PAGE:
The world of our 21st century would blow Johannes Gutenberg’s mind. Thrift stores burst at the seams with literary classics, four for a dollar, and the digital age has further expanded the accessibility of writings to an immeasurable degree. Even so—and this is perhaps preaching to the choir—there’s something to be said for the tactile pleasantness of word on paper. While many are content to access reports with a remote or touch screen, others prefer to enjoy their breakfast with inky fingers. After all, when one’s done perusing, what other news format can play double duty as birdcage liner, wrapping paper, or kindling for a bonfire?
Indeed, the old-fashioned newspaper has been a tried-and-true element of everyday life for centuries and retains its fans even as an anachronism. Without those readers, there’d be no premise for Kanamemo, a four-panel comedy manga by Shouko Iwami, nor animation studio feel.’s adaptation. The former has sadly never seen localization for English-speaking audiences, but the latter has fared better, having been simulcast by Crunchyroll and, finally, after a solid decade, receiving a home video release.
Life has not been kind to 13-year-old middle schooler Kana Nakamachi. On top of losing both of her parents at a young age, Kana is truly orphaned when her grandmother, the woman who raised her, passes away as well. Repo men come to collect her grandma’s worldly possessions, and in an instant Kana finds herself wandering the streets alone, like a stray kitten. Finding a decent job that includes room and board is no easy task to begin with, let alone for a minor with no guardian to grant permission, so fortune seemingly smiles upon Kana when she spots a help wanted sign affixed to a distribution branch of the Fuushin Gazette. Though initially hesitant to pursue the opportunity, given the apparent eccentricities of the all-female staff, a subsequent encounter reveals the kindness of the young women. Reassured, Kana makes the decision to request the position, and she’s hired on the spot, thus initiating her life as a newspaper delivery girl.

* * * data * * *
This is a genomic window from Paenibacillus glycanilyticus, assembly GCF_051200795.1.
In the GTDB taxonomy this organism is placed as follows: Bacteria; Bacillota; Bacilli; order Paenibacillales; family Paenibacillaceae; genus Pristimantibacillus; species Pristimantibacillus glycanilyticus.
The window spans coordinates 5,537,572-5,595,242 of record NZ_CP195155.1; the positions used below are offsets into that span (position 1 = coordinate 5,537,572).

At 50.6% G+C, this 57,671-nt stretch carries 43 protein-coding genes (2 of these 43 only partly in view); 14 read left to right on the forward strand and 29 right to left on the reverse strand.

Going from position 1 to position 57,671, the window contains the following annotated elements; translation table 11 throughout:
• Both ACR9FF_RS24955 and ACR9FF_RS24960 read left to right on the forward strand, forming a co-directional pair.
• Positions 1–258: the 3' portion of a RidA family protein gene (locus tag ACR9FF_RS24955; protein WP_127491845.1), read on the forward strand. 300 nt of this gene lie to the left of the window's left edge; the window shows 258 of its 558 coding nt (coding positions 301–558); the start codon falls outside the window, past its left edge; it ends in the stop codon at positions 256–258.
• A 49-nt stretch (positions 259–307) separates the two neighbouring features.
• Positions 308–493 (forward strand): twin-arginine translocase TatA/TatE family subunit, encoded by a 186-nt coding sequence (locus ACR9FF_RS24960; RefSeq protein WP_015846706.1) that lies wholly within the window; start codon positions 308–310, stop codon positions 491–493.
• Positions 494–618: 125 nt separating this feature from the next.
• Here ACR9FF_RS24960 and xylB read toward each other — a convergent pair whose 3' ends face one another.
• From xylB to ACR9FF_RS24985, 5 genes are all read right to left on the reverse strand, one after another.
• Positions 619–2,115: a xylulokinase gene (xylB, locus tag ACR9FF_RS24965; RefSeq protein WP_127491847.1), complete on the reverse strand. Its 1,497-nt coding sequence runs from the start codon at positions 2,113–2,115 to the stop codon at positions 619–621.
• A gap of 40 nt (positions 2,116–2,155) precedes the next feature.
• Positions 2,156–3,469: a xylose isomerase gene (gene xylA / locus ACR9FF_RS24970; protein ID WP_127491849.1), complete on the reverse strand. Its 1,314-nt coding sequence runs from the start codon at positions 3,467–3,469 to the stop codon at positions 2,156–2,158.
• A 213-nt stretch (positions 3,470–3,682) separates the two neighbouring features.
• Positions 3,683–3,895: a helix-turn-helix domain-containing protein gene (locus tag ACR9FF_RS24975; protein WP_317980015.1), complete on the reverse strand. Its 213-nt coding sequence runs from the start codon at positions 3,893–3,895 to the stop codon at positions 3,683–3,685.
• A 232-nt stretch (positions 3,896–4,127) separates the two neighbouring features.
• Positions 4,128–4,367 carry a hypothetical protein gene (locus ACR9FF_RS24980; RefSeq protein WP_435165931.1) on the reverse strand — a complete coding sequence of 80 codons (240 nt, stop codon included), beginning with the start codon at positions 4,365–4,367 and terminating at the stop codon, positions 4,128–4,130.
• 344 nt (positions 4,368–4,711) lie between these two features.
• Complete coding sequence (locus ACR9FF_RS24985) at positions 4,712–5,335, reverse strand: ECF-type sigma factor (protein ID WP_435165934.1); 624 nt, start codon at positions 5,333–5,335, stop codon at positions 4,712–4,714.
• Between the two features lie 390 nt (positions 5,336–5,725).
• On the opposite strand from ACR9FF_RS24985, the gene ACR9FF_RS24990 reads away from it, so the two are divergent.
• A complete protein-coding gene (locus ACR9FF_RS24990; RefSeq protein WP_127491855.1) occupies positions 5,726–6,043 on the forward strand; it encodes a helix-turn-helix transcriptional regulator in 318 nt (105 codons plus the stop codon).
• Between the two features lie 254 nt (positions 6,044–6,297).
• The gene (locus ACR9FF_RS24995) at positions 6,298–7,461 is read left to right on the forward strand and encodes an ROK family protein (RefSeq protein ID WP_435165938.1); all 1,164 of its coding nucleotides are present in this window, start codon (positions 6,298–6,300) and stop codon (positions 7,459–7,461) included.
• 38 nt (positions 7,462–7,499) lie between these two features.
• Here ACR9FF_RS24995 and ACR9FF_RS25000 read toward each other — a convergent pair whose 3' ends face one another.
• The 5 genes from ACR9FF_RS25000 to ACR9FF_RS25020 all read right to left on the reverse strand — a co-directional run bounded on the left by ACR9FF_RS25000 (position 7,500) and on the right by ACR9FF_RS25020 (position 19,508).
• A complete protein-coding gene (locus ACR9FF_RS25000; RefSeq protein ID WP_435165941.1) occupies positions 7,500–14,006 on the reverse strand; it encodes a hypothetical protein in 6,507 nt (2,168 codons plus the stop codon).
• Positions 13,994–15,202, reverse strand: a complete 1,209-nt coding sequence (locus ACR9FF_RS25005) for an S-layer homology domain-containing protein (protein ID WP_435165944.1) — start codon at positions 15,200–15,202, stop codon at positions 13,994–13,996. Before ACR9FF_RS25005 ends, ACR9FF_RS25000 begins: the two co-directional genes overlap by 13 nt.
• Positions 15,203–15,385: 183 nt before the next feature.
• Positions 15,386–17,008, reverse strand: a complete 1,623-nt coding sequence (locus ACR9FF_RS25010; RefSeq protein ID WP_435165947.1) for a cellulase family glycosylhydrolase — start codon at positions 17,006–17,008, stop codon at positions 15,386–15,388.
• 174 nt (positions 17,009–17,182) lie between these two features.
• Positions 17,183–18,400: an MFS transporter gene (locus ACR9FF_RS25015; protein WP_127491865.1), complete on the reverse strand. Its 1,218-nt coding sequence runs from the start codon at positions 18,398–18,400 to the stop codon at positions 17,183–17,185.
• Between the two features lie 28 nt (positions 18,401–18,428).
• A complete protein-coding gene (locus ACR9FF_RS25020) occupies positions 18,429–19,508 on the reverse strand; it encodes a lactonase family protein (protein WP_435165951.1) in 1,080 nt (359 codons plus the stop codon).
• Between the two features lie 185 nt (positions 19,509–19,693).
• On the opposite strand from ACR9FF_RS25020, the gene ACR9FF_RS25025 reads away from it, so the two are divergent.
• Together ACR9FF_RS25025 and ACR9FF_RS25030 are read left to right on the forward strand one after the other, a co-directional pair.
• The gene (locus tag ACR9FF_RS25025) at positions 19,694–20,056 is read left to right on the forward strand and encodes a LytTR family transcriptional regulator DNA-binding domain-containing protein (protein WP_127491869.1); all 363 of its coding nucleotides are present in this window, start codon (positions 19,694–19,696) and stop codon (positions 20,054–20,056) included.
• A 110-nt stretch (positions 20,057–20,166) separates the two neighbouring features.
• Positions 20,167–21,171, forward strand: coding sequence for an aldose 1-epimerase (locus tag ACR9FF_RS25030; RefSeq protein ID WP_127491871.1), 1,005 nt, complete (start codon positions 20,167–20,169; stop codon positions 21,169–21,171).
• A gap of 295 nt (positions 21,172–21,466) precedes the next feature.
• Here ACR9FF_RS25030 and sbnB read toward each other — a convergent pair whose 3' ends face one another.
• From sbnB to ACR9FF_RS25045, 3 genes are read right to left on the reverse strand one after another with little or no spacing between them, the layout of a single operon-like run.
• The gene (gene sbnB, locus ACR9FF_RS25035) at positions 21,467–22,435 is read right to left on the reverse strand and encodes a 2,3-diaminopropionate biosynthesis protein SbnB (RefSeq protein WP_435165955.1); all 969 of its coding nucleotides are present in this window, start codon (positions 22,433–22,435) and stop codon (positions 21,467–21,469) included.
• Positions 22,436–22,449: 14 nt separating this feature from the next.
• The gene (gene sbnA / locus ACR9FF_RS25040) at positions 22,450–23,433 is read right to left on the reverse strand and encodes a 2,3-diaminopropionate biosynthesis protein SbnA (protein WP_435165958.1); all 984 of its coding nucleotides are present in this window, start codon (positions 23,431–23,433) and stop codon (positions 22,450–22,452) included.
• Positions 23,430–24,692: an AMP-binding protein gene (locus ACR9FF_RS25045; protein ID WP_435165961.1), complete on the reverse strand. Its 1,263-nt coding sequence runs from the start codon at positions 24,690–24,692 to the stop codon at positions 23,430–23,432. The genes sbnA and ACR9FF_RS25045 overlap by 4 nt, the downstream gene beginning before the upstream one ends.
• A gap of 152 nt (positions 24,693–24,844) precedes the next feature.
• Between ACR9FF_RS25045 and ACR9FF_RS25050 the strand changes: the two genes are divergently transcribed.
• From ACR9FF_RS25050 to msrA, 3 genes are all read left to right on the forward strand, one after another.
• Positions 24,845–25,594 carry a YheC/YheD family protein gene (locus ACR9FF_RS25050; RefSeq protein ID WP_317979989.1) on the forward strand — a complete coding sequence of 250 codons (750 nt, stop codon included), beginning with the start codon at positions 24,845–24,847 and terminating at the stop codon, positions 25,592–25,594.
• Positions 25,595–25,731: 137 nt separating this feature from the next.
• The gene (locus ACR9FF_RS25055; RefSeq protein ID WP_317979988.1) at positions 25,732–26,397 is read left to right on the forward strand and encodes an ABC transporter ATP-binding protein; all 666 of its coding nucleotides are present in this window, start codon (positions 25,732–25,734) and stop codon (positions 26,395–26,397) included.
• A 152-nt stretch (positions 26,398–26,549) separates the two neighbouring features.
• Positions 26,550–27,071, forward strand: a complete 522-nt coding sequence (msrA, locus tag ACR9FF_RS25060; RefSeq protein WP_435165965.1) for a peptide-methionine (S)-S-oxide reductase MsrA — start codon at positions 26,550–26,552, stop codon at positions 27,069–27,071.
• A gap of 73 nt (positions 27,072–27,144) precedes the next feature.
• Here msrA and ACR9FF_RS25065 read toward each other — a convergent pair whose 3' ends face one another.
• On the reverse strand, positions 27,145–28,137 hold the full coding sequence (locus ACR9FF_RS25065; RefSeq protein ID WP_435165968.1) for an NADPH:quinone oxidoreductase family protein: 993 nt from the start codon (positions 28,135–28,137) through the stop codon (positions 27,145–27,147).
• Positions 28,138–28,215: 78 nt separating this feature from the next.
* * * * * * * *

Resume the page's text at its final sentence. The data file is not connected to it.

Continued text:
While it isn’t atypical for “cute girls doing cute things” anime to have overtones of same-sex attraction, Kanamemo runs the gamut of yuri expression, from explicitly depicted relationships to one-sided preoccupations, and these range from sweet to unsavory. Among Kana’s colleagues, we have Yume and Yuuki, who are, refreshingly, a couple established from the get-go. Outside of Yuuki’s possessiveness, their partnership is healthy and endearing. On the other hand, there is Haruka, a college student and lush with a raging Lolita complex. Nearly all the comedy in Kanamemo centers around the flaws of the cast, from Yume spoiling dishes with excessive sugar to Hinata’s money grubbing, but Haruka’s groping is too often the go-to joke, and the skeeviness of these scenes undermines the show’s ability to elicit a laugh. This is especially so when Haruka’s object of desire is Saki, whose shrewd and seasoned demeanor belies the fact that she is an elementary school student. Saki is also the perfect example to demonstrate how suspension of disbelief can be a challenge with Kanamemo, as it’s never once explained how a grade-schooler ended up as assistant chief.
Though a character like Haruka has aged about as well as last month’s milk, that’s not to say Kanamemo as a whole isn’t worth a gander in the present. It does rely on some common tropes, such as group trips to the local public bath and summer festival, to serve as a canvas for its gags, but it also exhibits novel approaches, like effectively turning one episode into a musical and displaying real-life photos to accentuate punch lines. Kanamemo isn’t the best comedy series, the best slice-of-life series, or the best yuri series, but for someone who’d like a serviceable combination of all three, Kanamemo offers chuckles, heartfelt moments as Kana copes with loss in her life, and, yes, even some smooching.
Available From: Maiden Japan